Influence of oxygen on the development of yeast and on 
the alcoholic fermentation (abstract)

1861, Louis Pasteur

Pasteur, L. 1861. Influence de l'oxygene sur le developpement de la levure et la fermentation alcoolique. Bulletin de la Societe chimique de Paris, June 28, 1861, pages 79-80 (Resume).

M. Pasteur revealed the results of his researches on the fermentation of sugar and the development of the yeast cell, depending on whether that fermentation had occurred in the absence or in the presence of free oxygen gas. Moreover, his results differ from those of Gay-Lussac on grape juice in the absence or presence of oxygen.
Yeast forms small buds and develops repeatedly in a liquid medium containing sugar and protein in the complete absence of oxygen or air. In this case only a small amount of yeast is formed, while a large amount of sugar disappears, amounting to 60-80 parts of sugar disappearing for one part of yeast formed. The fermentation is very slow under these conditions.
If the experiment is carried out in the presence of air alld with a large
surface of the liquid exposed, the fermentation is rapid. For the same quantity of sugar disappearing, a much larger amount of yeast is formed. The air gives up some of its oxygen which is absorbed by the yeast. The yeast reproduces vigorously, but its fermentative character tends to disappear under these conditions. Indeed, it is found that for one part of yeast formed, only 4-10 parts of sugar are removed. Nevertheless this yeast retains its fermentative characteristics and these are again strongly revealed if it is allowed to act on sugar in the absence of free oxygen gas. It seems reasonable to assume there fore that when the yeast is a ferment, acting in the absence of air, it takes oxygen from the sugar, and this is the origin of its fermentative characteristics.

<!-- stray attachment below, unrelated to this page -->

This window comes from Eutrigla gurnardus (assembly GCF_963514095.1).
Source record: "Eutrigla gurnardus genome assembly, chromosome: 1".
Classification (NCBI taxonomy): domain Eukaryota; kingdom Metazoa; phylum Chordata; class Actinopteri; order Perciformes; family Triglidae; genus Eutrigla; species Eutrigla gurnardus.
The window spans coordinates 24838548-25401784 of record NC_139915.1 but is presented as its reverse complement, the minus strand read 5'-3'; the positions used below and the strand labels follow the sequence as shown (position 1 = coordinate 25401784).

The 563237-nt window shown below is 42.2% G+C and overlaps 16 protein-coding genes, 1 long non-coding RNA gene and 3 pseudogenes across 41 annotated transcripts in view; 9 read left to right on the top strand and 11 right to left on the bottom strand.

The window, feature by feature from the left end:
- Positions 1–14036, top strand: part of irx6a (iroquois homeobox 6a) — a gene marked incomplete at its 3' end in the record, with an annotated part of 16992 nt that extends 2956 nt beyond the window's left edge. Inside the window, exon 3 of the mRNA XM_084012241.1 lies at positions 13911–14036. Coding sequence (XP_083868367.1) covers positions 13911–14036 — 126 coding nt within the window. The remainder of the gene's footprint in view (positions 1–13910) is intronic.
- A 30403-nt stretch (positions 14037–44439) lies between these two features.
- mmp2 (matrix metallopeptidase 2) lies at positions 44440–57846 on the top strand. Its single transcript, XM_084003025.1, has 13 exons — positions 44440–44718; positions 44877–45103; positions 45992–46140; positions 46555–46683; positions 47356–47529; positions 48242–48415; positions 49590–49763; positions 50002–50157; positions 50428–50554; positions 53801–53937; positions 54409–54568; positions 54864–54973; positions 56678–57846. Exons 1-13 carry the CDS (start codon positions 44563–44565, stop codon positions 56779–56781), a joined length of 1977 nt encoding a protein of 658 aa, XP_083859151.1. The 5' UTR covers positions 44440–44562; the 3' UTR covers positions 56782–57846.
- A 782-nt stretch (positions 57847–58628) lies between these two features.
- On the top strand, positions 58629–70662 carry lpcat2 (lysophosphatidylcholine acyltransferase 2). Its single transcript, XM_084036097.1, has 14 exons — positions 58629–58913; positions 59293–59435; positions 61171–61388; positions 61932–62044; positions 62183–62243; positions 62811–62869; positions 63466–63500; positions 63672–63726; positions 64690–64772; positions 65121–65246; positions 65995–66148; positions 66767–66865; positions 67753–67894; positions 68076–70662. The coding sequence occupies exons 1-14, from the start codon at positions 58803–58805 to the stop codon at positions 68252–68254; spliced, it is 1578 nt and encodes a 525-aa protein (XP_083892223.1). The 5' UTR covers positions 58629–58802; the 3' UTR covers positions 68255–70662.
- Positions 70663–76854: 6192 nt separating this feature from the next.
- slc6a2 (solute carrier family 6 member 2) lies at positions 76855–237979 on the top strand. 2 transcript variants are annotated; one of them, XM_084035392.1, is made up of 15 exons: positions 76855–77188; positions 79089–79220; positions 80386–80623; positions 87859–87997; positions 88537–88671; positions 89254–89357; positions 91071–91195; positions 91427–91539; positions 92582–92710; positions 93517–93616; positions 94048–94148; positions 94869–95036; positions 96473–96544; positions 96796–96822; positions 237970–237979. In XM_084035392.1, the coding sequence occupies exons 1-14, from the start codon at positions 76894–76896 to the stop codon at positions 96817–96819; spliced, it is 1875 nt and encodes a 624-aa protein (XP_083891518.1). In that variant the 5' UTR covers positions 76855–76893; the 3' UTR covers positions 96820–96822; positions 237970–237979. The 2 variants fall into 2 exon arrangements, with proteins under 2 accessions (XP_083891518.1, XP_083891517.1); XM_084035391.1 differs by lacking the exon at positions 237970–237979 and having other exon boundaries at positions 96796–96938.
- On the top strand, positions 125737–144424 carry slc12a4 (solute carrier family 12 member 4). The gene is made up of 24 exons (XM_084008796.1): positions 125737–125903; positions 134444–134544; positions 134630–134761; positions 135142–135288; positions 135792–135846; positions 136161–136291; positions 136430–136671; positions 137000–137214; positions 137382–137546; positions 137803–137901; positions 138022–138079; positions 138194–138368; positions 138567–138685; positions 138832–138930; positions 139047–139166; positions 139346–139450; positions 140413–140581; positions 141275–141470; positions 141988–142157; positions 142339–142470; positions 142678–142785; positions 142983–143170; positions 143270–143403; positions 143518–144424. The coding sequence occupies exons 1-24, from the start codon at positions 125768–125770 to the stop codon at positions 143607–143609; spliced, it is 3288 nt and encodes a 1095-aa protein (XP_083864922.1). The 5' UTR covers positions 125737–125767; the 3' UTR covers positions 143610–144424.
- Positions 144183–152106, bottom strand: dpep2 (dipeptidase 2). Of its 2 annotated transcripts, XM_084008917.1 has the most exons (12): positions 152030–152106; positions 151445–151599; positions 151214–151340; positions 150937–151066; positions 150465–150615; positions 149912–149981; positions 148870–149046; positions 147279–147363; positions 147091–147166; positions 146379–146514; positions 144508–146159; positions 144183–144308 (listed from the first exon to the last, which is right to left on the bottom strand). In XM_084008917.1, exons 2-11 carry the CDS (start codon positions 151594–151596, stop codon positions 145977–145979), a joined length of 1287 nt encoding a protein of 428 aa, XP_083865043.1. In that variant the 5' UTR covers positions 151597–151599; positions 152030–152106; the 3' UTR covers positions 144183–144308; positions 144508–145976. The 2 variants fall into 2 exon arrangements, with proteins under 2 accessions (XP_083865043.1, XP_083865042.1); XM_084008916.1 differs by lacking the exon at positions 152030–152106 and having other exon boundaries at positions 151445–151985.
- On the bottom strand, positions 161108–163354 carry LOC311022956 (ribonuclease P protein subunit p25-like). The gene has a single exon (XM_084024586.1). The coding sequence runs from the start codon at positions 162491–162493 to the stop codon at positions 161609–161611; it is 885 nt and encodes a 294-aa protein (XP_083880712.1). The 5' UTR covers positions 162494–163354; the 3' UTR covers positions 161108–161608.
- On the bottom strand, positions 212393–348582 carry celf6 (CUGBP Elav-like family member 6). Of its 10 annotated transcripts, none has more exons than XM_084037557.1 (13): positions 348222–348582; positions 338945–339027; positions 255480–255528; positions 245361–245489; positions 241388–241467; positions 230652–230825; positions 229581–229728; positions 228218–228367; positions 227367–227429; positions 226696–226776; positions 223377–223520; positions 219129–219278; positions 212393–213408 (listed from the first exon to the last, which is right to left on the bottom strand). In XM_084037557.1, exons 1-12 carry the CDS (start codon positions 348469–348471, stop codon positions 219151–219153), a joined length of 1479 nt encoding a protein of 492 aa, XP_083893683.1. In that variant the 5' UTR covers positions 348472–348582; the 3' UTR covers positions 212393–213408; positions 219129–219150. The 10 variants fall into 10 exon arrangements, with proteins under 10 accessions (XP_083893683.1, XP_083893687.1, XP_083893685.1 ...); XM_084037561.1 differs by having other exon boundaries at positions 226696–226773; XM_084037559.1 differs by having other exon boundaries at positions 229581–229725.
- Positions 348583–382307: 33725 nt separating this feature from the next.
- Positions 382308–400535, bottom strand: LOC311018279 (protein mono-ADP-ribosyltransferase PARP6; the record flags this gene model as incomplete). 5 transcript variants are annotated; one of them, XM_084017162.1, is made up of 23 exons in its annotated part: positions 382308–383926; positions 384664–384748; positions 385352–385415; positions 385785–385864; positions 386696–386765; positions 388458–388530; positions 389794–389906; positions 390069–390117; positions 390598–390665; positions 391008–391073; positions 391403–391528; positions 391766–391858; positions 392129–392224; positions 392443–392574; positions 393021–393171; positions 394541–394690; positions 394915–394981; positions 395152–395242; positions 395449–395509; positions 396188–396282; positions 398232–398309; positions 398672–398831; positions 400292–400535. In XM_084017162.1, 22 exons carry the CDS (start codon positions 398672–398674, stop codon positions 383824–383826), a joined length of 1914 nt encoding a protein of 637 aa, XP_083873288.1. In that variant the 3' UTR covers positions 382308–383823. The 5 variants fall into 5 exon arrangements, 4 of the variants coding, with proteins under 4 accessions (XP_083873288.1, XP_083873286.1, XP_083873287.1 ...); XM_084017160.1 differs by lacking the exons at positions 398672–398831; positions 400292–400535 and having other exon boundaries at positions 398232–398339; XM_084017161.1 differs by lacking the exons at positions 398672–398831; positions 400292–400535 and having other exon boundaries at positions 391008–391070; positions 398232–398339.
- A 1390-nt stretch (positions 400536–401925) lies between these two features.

M. Pasteur described the vigorous activity that occurs at the beginning of the fermentation under the influence of the oxygen which is dissolved in the liquid when the process begins. In addition, the author has observed that beer yeast, when seeded into an albuminous liquid, such as yeast water [a water extract of yeast cells], continues to multiply even when there is no trace of sugar in the liquid, but only if oxygen from the air is present in large amounts. The same experiment can be repeated with an albuminous liquid mixed with a solution of non-fermentable sugar such as crystalline lactose. The results are quite similar.
The yeast formed in this way in the absence of sugar has not changed its nature. It is able to ferment sugar if it is allowed to act on it in the absence of air. It should be remarked always that the development of the yeast is quite poor in the absence of a fermentable material.
In summary, beer yeast behave exactly like an ordinary plant [this presumably means that beer yeast is able to respire under aerobic conditions in the same way that green plants do], and the analogy may be completed if ordinary plants would have an affinity for oxygen which would permit them to respire with the aid of this element by removing it from compounds that are not too stable, in which case, following M. Pasteur, they would be considered to be ferments for these materials.